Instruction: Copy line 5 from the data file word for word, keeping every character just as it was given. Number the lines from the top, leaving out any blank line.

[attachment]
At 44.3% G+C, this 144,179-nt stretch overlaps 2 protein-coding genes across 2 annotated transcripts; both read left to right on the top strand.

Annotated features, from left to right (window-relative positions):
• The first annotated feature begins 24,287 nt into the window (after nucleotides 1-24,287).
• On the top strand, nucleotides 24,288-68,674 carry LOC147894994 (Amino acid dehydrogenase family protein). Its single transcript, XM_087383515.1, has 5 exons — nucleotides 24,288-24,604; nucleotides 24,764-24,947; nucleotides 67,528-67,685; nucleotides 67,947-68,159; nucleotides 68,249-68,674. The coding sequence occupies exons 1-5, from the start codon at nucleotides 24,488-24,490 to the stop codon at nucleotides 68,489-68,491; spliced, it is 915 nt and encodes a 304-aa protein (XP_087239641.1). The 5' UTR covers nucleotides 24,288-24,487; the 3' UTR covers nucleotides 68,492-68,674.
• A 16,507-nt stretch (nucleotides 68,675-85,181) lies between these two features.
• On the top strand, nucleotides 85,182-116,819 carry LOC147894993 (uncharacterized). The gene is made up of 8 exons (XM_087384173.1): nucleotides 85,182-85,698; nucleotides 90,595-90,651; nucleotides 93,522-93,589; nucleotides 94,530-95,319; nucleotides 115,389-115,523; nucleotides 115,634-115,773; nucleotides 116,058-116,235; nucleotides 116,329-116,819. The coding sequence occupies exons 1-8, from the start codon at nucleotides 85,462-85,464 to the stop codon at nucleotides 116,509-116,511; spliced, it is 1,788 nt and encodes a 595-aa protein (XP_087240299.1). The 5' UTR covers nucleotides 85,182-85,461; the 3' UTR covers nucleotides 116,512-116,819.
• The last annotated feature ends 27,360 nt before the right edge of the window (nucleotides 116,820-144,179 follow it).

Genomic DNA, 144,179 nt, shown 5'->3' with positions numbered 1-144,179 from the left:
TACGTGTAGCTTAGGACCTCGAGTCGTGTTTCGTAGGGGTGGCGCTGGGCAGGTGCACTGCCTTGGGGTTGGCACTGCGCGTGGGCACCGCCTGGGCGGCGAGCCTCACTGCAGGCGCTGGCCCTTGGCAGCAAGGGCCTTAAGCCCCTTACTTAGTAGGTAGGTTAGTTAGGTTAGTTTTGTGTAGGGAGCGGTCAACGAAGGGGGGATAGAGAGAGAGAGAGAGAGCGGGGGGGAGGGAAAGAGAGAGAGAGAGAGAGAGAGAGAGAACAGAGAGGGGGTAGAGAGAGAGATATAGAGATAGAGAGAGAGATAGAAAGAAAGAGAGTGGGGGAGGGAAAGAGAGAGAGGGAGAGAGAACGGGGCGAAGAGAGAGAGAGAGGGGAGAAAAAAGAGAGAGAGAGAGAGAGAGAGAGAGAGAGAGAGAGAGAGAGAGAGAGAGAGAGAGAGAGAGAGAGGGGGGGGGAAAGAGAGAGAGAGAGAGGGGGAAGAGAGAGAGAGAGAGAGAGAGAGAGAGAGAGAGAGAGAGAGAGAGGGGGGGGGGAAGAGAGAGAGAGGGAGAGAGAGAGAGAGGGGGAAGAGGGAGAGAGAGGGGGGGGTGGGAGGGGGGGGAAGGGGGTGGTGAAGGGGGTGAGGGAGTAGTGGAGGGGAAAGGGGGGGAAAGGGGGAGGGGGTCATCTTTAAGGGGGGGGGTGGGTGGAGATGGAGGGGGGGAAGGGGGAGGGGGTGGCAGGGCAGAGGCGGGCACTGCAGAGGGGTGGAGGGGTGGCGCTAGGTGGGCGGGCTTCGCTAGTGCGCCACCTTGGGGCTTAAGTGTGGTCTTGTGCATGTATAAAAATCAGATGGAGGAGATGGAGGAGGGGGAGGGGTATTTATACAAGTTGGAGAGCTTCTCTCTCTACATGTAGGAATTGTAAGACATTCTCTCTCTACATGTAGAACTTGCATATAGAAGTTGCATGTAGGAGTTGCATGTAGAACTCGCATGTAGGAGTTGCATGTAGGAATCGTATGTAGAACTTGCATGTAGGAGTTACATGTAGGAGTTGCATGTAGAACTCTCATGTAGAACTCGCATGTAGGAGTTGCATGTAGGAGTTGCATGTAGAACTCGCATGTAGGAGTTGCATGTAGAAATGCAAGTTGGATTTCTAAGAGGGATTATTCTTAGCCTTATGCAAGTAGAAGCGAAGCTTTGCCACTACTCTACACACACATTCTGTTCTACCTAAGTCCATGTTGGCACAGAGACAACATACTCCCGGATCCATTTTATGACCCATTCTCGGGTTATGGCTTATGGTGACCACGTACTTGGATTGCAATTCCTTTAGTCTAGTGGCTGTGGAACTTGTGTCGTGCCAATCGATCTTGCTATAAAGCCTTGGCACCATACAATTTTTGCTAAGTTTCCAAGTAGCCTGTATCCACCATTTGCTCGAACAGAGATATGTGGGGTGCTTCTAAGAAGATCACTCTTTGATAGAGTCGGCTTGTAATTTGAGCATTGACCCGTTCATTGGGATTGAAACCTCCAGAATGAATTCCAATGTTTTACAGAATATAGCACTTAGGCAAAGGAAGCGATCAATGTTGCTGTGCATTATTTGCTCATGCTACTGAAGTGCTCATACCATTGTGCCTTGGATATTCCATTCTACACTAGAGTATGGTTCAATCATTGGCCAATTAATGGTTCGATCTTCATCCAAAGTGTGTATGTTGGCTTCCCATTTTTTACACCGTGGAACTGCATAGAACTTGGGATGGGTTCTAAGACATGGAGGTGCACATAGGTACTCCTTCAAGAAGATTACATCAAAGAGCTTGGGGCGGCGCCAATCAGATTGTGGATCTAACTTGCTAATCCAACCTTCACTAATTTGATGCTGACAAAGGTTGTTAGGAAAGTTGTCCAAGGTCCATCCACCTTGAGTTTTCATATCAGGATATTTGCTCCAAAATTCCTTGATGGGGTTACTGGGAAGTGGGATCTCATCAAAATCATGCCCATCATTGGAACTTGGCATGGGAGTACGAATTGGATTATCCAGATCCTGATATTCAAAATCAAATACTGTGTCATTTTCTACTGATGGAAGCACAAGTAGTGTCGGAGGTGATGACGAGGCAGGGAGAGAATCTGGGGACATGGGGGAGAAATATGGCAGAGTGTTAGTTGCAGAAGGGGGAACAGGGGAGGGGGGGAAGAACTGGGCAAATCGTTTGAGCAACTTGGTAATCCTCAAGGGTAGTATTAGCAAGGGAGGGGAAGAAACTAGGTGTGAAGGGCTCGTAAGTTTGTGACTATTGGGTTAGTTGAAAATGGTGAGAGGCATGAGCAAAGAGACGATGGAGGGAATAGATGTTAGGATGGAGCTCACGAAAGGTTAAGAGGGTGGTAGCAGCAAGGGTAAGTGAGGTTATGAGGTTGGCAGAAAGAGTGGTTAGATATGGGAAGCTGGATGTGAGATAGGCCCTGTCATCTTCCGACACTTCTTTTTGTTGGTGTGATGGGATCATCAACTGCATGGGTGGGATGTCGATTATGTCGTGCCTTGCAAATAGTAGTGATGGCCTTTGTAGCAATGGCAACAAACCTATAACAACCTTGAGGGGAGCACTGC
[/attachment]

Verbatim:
• A 16,507-nt stretch (nucleotides 68,675-85,181) lies between these two features.